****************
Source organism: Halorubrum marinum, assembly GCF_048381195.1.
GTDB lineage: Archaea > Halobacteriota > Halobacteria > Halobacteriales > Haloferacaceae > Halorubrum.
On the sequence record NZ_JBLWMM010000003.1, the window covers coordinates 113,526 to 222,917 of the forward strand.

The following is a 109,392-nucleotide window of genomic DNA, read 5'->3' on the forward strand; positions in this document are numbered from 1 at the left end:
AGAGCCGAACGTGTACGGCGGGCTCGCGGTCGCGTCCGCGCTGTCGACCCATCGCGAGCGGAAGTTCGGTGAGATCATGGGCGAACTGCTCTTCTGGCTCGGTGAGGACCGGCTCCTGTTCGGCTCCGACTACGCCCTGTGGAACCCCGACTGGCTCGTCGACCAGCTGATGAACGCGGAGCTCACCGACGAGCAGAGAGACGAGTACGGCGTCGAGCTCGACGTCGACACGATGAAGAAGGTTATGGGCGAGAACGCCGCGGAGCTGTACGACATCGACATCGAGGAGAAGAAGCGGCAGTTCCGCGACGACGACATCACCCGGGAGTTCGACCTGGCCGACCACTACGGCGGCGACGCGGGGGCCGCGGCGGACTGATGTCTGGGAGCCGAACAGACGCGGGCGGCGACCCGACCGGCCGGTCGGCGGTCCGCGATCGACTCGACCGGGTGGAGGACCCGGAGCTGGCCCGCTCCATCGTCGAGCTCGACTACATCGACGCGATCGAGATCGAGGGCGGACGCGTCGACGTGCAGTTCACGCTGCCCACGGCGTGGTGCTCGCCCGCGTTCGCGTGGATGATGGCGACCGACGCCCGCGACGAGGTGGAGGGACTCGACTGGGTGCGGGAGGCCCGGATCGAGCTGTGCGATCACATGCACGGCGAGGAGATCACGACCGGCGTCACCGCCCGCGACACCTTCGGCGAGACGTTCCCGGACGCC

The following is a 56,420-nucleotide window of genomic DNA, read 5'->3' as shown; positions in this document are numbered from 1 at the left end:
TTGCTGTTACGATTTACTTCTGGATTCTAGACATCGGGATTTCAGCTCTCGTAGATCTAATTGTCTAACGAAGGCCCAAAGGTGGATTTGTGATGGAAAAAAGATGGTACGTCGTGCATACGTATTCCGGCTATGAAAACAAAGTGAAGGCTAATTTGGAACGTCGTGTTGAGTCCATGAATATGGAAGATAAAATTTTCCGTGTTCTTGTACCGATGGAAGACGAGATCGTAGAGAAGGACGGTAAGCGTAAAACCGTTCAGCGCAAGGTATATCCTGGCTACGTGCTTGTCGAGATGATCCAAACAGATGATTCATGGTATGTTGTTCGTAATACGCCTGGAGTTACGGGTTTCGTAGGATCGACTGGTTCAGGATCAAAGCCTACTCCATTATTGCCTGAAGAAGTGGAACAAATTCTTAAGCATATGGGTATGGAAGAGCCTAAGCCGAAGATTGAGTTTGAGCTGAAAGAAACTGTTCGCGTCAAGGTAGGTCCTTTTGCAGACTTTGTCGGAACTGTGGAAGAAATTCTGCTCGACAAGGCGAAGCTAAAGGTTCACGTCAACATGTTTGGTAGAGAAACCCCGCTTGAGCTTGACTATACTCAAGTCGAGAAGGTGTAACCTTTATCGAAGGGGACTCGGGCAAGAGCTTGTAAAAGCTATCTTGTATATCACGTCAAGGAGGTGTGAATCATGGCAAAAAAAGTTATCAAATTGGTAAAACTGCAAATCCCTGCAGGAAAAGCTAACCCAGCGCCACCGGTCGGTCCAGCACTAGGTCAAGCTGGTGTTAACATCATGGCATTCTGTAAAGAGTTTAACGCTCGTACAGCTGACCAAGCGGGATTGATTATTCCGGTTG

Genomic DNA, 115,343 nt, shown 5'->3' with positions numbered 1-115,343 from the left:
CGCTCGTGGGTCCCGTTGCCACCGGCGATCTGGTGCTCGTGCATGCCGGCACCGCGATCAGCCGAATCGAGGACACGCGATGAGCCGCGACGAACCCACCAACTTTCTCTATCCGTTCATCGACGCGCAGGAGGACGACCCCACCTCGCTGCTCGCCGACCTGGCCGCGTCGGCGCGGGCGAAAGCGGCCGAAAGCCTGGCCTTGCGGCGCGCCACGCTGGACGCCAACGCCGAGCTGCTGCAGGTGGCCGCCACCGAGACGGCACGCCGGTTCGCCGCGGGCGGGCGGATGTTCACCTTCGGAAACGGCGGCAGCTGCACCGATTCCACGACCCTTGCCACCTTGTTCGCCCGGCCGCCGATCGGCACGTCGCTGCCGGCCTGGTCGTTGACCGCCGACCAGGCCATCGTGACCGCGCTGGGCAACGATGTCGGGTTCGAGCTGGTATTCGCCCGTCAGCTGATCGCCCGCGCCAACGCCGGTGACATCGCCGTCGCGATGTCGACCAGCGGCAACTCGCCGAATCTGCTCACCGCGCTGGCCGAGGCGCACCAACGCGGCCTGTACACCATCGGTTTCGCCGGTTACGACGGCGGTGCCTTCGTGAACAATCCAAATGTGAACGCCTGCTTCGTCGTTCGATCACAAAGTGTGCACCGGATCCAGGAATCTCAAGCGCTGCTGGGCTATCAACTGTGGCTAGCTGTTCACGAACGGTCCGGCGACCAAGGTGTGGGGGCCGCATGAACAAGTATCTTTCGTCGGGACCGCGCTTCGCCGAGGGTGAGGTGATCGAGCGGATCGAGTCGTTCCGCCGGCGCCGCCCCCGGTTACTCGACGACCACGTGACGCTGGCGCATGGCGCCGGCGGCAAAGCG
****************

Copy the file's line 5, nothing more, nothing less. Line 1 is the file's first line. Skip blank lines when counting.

AGAGCCGAACGTGTACGGCGGGCTCGCGGTCGCGTCCGCGCTGTCGACCCATCGCGAGCGGAAGTTCGGTGAGATCATGGGCGAACTGCTCTTCTGGCTCGGTGAGGACCGGCTCCTGTTCGGCTCCGACTACGCCCTGTGGAACCCCGACTGGCTCGTCGACCAGCTGATGAACGCGGAGCTCACCGACGAGCAGAGAGACGAGTACGGCGTCGAGCTCGACGTCGACACGATGAAGAAGGTTATGGGCGAGAACGCCGCGGAGCTGTACGACATCGACATCGAGGAGAAGAAGCGGCAGTTCCGCGACGACGACATCACCCGGGAGTTCGACCTGGCCGACCACTACGGCGGCGACGCGGGGGCCGCGGCGGACTGATGTCTGGGAGCCGAACAGACGCGGGCGGCGACCCGACCGGCCGGTCGGCGGTCCGCGATCGACTCGACCGGGTGGAGGACCCGGAGCTGGCCCGCTCCATCGTCGAGCTCGACTACATCGACGCGATCGAGATCGAGGGCGGACGCGTCGACGTGCAGTTCACGCTGCCCACGGCGTGGTGCTCGCCCGCGTTCGCGTGGATGATGGCGACCGACGCCCGCGACGAGGTGGAGGGACTCGACTGGGTGCGGGAGGCCCGGATCGAGCTGTGCGATCACATGCACGGCGAGGAGATCACGACCGGCGTCACCGCCCGCGACACCTTCGGCGAGACGTTCCCGGACGCC